NEEDREPLACE, Civil No. 12–1056(DSD/JJG).

CourtNew York District Court
Writing for the CourtDAVID S. DOTY
Citation7 F.Supp.3d 934
PartiesSTATE FARM MUTUAL AUTOMOBILE INSURANCE COMPANY, an Illinois corporation, and State Farm Fire and Casualty Company, an Illinois corporation, Plaintiffs, v. MOBILE DIAGNOSTIC IMAGINE, INC., a Minnesota limited liability company and Michael Appleman, individually, Defendants.
Docket NumberCivil No. 12–1056(DSD/JJG).
Decision Date25 March 2014

7 F.Supp.3d 934

STATE FARM MUTUAL AUTOMOBILE INSURANCE COMPANY, an Illinois corporation, and State Farm Fire and Casualty Company, an Illinois corporation, Plaintiffs,
MOBILE DIAGNOSTIC IMAGINE, INC., a Minnesota limited liability company and Michael Appleman, individually, Defendants.

Civil No. 12–1056(DSD/JJG).

United States District Court, D. Minnesota.

Signed March 25, 2014

Defendant's motion granted.

[7 F.Supp.3d 936]

William L. Moran, Esq. and Murnane Brandt, PA, St. Paul, MN, for plaintiffs.

Eric C. Tostrud, Esq. and Lockridge, Grindal & Nauen, PLLP, Minneapolis, MN, for defendants.


DAVID S. DOTY, District Judge.

This matter is before the court upon the motions for declaratory judgment and partial summary judgment by plaintiffs State Farm Mutual Automobile Insurance Company and State Farm Fire and Casualty Company (collectively, State Farm) and the motion for summary judgment by defendants Mobile Diagnostic Imaging, Inc. (MDI) and Michael Appleman (collectively, defendants). Based on a review of the file, record and proceedings herein, and for the following reasons, the court grants the motion by defendants.

I. Standard of Review

The Declaratory Judgment Act, 28 U.S.C. § 2201, grants courts discretion to declare rights. Twin City Fed. Sav. & Loan Ass'n v. Gelhar, 525 F.Supp. 802, 804 (D.Minn.1981). “An action for declaratory relief properly should be entertained where a judgment will serve a useful purpose in clarifying and settling legal relations, and where it will terminate the proceedings and afford relief from uncertainty, insecurity and controversy.” Id. (citation omitted). “Summary judgment is suitable in declaratory judgment actions.” Iams Co. v. Falduti, 974 F.Supp. 1263, 1269 (E.D.Mo.1997) (citations omitted).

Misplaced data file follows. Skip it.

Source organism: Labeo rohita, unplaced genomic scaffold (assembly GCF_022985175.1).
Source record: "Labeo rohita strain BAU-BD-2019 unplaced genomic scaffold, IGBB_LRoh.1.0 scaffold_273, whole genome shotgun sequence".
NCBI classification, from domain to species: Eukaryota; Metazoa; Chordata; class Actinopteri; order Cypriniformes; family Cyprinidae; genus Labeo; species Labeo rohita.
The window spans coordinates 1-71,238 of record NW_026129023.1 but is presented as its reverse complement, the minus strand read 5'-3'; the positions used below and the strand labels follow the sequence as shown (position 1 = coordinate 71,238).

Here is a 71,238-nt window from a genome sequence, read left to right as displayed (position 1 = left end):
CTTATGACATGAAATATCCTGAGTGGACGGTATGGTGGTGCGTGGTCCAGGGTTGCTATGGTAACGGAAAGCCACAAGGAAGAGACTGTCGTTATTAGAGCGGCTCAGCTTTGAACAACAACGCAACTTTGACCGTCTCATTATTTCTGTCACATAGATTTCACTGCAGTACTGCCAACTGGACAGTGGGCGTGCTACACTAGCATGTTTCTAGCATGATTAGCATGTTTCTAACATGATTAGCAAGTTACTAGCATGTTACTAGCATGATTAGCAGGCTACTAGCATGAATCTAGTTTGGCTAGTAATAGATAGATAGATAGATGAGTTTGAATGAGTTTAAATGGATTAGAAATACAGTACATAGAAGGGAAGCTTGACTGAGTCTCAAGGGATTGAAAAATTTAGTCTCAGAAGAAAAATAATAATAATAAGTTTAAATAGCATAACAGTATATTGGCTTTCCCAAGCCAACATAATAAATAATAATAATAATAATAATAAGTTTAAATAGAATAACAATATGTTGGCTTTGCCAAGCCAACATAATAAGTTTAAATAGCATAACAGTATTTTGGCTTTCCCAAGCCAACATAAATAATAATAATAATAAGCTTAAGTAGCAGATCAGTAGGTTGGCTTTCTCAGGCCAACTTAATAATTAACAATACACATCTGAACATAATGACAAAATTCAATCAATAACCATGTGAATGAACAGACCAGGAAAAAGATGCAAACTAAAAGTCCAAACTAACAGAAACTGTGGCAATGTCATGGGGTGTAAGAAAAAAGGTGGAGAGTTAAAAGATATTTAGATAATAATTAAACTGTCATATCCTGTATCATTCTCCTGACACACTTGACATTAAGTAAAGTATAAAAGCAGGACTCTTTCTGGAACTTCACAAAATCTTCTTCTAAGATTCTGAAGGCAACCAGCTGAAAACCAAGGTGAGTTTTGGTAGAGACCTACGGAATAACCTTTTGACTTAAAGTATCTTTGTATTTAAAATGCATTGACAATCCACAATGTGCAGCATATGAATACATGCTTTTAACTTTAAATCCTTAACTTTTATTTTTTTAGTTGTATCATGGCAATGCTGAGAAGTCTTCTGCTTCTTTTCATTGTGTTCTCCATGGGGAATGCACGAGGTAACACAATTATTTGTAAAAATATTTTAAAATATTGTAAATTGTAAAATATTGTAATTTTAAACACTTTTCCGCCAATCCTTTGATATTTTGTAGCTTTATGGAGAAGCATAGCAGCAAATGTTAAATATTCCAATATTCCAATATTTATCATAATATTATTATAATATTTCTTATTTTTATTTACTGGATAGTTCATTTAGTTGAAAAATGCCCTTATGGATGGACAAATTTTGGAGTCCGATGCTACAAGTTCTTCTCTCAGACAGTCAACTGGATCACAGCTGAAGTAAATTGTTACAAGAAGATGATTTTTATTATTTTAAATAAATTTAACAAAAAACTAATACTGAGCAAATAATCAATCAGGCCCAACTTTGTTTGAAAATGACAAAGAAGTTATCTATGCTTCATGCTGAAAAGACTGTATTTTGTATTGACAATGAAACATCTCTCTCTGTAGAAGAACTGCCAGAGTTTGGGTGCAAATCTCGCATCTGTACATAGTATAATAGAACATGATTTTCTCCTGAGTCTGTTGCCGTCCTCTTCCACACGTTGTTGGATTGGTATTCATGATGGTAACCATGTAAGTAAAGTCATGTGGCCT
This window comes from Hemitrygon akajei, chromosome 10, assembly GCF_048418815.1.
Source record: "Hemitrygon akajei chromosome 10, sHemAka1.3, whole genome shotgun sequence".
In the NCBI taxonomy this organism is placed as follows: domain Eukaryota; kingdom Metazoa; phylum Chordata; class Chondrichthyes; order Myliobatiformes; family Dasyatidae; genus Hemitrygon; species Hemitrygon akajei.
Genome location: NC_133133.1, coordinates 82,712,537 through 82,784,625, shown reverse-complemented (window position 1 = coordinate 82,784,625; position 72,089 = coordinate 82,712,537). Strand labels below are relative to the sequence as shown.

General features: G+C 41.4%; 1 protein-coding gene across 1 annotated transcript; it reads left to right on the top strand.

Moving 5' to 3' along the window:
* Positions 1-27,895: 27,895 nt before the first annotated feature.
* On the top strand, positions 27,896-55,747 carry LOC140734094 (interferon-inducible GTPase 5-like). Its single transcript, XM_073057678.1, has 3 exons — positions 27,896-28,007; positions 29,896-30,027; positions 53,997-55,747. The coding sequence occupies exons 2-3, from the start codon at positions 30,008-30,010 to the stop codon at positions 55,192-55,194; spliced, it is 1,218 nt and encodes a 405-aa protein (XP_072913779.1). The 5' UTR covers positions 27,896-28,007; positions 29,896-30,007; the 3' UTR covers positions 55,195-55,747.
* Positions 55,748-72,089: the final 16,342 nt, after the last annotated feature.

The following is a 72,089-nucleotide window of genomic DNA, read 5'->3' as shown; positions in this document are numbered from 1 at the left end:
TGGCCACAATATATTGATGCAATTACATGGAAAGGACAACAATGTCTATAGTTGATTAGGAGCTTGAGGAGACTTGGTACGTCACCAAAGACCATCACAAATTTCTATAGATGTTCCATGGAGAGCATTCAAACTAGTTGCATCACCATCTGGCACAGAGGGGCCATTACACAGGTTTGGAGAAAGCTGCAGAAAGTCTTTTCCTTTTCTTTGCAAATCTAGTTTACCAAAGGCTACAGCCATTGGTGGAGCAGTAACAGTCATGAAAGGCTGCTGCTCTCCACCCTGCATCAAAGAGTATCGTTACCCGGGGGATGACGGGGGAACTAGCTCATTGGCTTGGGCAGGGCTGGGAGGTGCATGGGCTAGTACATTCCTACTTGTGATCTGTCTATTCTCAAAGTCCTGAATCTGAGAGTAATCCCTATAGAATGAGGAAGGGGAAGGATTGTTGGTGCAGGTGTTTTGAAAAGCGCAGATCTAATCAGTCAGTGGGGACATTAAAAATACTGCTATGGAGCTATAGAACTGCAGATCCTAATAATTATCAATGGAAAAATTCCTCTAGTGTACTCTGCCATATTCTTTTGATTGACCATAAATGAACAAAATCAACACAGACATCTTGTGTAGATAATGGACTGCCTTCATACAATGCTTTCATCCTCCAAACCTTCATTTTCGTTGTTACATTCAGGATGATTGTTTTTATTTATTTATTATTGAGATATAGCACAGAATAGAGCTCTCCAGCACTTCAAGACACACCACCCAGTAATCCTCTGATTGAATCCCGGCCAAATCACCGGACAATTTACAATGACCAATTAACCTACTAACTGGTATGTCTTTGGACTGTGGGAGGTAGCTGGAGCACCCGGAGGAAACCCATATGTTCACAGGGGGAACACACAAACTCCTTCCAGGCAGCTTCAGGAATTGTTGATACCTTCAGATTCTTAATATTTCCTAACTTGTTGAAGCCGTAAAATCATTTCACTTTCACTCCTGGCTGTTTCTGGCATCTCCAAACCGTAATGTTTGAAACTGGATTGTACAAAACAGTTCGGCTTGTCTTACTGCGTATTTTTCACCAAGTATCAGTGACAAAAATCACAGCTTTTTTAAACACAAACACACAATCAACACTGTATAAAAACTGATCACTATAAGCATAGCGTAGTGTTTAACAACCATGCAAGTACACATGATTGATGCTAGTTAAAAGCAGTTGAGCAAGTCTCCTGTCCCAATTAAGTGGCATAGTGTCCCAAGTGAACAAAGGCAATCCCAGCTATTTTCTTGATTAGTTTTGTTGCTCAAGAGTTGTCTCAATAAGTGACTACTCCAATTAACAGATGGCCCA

“The court shall grant summary judgment if the movant shows that there is no genuine dispute as to any material fact and the movant is entitled to judgment as a matter of law.” Fed.R.Civ.P. 56(a); see Celotex Corp. v. Catrett, 477 U.S. 317, 322, 106 S.Ct. 2548, 91 L.Ed.2d 265 (1986). A fact is material only when its resolution affects the outcome of the case. Anderson v. Liberty Lobby, Inc., 477 U.S. 242, 248, 106 S.Ct. 2505, 91 L.Ed.2d 202 (1986). A dispute is genuine if the evidence is such that it could cause a reasonable jury to return a verdict for either party. See id. at 252, 106 S.Ct. 2505.

On a motion for summary judgment, the court views all evidence and inferences in a light most favorable to the nonmoving party. See id. at 255, 106 S.Ct. 2505. The nonmoving party, however, may not rest upon mere denials or allegations in the pleadings but must set forth specific facts sufficient to raise a genuine issue for trial. See Celotex, 477 U.S. at 324, 106 S.Ct. 2548. A party asserting that a genuine dispute exists—or cannot exist—about a material fact must cite “particular parts of materials in the record.” Fed.R.Civ.P. 56(c)(1)(A). If a plaintiff cannot support each essential element of a claim, the court must grant summary judgment because a complete failure of proof regarding an essential element necessarily renders all other facts immaterial. Celotex, 477 U.S. at 322–23, 106 S.Ct. 2548.

II. Corporate Practice of Medicine Doctrine